When you’re looking to buy or refinance a home, odds are you’ll need to take out at least one loan to finance the deal. While there are various loan types and terms you can pick from, you’ll often need to decide between fixed-rate loans or so-called adjustable-rate mortgages or ARMs.
But you may also run into a type of ARM loan with an initial fixed interest rate and a variable interest rate after a set period. These are often called a 5/1 ARM loan, though they also come in other forms. Let’s break down 5/1 ARM loans in detail and explore whether these loans will be suitable choices for your real estate goals.
What is a 5/1 ARM Loan?
Put simply, a 5/1 ARM loan is a type of adjustable-rate mortgage loan that features a fixed interest rate for the first five years of the loan’s term. After this five-year period has passed, the 5/1 ARM loan’s interest rate becomes adjustable for the remainder of the term.
For most 5/1 ARM loans, the introductory five-year interest rate is usually called the “teaser rate” because it is typically much lower than comparable rates you get for fixed-rate mortgage agreements. You can sometimes find these loans for 7 or 10-year fixed-rate timeframes, but the 5-year rate is the most common by far.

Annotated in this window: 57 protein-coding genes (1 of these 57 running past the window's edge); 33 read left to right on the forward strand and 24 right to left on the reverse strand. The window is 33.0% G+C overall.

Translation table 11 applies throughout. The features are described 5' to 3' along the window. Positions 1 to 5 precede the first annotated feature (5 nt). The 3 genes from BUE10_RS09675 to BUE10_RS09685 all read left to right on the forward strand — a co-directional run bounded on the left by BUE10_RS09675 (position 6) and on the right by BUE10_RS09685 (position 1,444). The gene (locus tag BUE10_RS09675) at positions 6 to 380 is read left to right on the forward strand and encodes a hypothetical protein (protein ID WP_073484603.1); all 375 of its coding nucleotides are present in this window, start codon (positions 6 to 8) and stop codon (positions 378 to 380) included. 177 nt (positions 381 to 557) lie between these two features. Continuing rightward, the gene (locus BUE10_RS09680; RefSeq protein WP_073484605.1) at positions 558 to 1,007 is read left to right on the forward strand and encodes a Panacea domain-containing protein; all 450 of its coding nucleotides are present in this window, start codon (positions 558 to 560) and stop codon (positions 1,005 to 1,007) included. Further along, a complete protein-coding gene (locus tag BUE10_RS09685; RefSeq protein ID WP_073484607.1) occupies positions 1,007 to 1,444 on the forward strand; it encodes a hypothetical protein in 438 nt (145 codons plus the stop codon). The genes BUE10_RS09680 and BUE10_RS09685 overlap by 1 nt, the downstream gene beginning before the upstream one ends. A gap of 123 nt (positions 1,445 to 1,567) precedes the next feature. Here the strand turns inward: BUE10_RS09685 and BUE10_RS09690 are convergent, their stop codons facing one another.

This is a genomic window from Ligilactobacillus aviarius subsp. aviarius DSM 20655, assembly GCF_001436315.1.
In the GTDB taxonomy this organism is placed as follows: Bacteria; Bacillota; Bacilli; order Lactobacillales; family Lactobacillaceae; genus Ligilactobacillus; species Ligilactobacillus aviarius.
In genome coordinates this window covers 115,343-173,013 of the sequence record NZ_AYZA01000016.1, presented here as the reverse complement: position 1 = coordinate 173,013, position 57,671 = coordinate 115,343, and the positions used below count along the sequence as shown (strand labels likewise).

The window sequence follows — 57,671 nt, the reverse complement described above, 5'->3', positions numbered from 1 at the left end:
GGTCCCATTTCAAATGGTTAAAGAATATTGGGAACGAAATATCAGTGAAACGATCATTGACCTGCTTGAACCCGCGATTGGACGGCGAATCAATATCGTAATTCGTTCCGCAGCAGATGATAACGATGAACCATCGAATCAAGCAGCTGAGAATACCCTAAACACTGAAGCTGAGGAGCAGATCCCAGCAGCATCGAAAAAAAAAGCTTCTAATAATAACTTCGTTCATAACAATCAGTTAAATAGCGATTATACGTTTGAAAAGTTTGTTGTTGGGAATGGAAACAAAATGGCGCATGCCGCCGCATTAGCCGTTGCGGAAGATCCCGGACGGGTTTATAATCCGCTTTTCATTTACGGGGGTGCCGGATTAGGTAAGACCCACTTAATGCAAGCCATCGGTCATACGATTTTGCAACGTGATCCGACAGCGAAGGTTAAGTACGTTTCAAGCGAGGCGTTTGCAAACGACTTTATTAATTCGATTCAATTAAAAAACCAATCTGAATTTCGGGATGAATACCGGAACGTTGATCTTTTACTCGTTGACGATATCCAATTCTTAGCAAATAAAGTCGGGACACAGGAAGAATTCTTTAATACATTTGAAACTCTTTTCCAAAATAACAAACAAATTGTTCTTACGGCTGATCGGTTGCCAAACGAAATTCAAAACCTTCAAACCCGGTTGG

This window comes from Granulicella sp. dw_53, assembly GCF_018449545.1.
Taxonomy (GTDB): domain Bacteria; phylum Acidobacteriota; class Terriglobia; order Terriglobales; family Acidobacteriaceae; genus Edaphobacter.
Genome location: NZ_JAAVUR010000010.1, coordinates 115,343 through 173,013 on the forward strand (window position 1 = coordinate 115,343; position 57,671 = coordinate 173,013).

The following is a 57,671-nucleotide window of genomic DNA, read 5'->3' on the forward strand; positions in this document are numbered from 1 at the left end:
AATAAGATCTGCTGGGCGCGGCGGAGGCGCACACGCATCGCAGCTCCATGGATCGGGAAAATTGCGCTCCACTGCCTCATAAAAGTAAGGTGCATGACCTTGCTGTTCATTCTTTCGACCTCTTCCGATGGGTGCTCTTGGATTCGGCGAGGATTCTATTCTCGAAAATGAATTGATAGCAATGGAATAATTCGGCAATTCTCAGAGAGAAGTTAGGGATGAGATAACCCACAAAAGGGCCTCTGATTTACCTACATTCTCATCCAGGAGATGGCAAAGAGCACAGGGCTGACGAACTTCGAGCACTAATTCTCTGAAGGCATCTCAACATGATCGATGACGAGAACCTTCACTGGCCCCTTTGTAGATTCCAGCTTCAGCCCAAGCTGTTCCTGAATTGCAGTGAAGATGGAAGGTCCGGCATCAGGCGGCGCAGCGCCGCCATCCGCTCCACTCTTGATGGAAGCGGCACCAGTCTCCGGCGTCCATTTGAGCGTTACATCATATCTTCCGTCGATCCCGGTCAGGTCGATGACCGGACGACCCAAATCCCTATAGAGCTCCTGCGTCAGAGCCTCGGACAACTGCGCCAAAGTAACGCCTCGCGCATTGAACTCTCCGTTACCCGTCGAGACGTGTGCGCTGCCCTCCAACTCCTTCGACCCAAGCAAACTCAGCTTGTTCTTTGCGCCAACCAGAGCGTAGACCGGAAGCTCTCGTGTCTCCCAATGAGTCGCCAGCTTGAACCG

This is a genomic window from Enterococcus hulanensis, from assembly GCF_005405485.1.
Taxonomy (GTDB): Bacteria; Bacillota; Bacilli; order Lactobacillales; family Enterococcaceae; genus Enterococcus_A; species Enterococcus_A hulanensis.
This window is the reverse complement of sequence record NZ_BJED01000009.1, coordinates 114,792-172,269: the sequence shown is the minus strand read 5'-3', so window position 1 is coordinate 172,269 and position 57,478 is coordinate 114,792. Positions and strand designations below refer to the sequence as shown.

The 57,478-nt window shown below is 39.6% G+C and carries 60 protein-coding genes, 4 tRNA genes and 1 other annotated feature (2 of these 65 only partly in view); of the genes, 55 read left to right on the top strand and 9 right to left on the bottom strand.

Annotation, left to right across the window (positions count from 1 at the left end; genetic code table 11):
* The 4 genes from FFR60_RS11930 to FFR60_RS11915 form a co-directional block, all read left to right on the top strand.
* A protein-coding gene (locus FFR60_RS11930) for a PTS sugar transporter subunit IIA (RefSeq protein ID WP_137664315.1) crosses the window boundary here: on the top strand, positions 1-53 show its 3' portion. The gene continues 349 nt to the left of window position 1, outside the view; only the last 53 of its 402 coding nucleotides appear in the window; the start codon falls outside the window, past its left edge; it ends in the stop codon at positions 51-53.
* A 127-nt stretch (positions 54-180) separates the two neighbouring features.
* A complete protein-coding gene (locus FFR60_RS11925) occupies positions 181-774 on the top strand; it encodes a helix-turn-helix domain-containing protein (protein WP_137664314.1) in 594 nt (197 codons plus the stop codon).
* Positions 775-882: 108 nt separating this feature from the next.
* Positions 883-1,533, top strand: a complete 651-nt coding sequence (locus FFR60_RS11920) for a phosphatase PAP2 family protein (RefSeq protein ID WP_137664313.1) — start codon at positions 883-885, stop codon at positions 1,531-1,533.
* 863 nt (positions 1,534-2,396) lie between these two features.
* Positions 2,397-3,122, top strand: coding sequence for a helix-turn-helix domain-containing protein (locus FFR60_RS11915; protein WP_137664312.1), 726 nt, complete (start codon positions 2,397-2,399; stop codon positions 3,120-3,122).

As soon as the fixed-rate period for the loan is over, the interest rate for the ARM loan will go up or down depending on a variety of factors like current market rates. Of course, the interest rate is still capped to a certain extent, which means the interest rate will only go up by a certain maximum amount at any one time. Adjustments usually happen once per year.
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How a 5/1 ARM Loan Works
A 5/1 ARM loan works by drawing people to accept the loans through the low introductory interest rate offer. Once the initial five-year term is over, the lender calculates a new rate.
Typically, the new rate is calculated by adding your mortgage’s margin and an index number like the Cost of Funds Index (COFI) or Constant Maturity Treasuries (CMT). The Secured Overnight Financing Rate or SOFR is another index that may be used to calculate the adjusted interest rate.
When you consider signing a 5/1 ARM loan contract, you’ll come across a variety of important terms. These include:
The fixed or teaser rate, which specifies how long the interest rate remains fixed and low at the beginning of the loan term. For a 5/1 ARM loan, the “5” denotes the teaser rate
The adjustment interval, which tells you how often the interest rate adjusts after the fixed-rate portion of the loan’s term is concluded. For a 5/1 ARM loan, the “1” denotes the adjustment interval since the interest rate adjusts once per year